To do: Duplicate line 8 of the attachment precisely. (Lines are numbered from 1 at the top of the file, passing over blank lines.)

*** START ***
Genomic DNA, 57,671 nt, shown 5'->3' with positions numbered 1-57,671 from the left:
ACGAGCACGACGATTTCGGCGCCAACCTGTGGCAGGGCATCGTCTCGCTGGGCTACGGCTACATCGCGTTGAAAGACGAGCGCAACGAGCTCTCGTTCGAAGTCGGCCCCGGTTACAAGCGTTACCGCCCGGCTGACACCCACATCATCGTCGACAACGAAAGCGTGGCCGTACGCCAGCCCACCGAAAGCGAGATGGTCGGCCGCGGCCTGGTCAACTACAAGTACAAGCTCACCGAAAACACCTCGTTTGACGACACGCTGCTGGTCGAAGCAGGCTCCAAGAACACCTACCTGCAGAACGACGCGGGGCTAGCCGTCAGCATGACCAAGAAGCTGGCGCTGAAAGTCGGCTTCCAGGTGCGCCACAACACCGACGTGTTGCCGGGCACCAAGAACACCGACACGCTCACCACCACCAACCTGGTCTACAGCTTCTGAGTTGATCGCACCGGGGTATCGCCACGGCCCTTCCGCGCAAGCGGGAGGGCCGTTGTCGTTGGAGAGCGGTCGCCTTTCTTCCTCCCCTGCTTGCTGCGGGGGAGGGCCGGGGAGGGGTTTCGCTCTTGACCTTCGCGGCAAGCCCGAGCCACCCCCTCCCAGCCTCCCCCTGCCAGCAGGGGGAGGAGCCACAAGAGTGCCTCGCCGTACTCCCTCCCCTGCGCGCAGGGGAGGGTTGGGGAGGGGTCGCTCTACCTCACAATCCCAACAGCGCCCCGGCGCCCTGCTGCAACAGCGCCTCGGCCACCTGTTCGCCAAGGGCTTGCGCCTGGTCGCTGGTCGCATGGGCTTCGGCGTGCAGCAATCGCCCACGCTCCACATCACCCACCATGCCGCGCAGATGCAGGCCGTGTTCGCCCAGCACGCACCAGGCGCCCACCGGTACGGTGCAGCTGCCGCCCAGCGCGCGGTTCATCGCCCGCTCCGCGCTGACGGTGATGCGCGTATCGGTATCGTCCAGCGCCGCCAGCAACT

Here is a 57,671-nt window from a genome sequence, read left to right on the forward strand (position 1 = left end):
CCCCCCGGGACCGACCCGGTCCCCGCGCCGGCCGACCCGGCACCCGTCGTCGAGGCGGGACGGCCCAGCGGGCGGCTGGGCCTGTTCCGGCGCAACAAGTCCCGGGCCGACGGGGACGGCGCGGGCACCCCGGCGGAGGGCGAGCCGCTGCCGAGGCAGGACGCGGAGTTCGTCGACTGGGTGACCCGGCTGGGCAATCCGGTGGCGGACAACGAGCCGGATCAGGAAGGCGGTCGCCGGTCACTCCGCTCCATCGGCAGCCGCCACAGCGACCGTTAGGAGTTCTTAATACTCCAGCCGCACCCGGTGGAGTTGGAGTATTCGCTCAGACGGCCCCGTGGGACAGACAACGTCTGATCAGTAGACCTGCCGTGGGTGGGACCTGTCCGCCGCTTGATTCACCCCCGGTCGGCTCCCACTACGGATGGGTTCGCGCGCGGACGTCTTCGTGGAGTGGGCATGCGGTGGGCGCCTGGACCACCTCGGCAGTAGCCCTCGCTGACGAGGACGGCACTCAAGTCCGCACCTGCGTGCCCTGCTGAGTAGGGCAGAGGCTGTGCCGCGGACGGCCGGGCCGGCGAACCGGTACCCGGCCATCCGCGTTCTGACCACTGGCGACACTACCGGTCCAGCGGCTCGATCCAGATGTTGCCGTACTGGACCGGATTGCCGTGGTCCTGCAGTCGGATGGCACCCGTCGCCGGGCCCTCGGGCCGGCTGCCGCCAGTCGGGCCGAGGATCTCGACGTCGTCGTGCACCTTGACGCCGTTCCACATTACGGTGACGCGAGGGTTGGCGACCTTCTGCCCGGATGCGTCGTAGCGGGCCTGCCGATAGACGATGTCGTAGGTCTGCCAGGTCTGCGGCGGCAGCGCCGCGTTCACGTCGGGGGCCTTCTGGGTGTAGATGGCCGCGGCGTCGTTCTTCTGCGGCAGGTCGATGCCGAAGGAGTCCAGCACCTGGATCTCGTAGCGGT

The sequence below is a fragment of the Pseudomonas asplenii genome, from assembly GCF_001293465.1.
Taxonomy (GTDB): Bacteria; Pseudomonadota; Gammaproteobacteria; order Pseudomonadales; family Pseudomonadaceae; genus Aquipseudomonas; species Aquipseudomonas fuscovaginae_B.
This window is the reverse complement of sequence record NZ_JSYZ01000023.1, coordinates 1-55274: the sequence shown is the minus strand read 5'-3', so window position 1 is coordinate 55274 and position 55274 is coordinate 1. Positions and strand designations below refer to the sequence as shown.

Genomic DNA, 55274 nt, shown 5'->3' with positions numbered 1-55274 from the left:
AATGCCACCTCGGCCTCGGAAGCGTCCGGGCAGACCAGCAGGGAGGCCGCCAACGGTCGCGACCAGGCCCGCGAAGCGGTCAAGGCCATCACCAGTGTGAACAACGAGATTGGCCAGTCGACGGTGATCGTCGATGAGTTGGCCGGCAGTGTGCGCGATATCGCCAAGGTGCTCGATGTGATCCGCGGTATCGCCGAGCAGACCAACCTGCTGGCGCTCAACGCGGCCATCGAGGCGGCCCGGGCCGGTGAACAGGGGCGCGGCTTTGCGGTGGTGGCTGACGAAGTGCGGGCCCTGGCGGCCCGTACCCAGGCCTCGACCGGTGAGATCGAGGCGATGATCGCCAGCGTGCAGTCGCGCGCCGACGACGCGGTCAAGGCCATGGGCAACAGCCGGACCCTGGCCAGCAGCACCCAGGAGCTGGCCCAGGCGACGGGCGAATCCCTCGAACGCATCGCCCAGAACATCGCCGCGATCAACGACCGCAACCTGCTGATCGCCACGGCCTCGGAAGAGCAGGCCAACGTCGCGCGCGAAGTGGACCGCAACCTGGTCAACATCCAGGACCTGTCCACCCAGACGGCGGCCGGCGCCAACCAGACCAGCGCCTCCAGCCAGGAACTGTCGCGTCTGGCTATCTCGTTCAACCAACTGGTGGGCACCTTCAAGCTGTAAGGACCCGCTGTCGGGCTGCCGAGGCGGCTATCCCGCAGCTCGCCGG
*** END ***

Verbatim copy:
Genomic DNA, 55274 nt, shown 5'->3' with positions numbered 1-55274 from the left: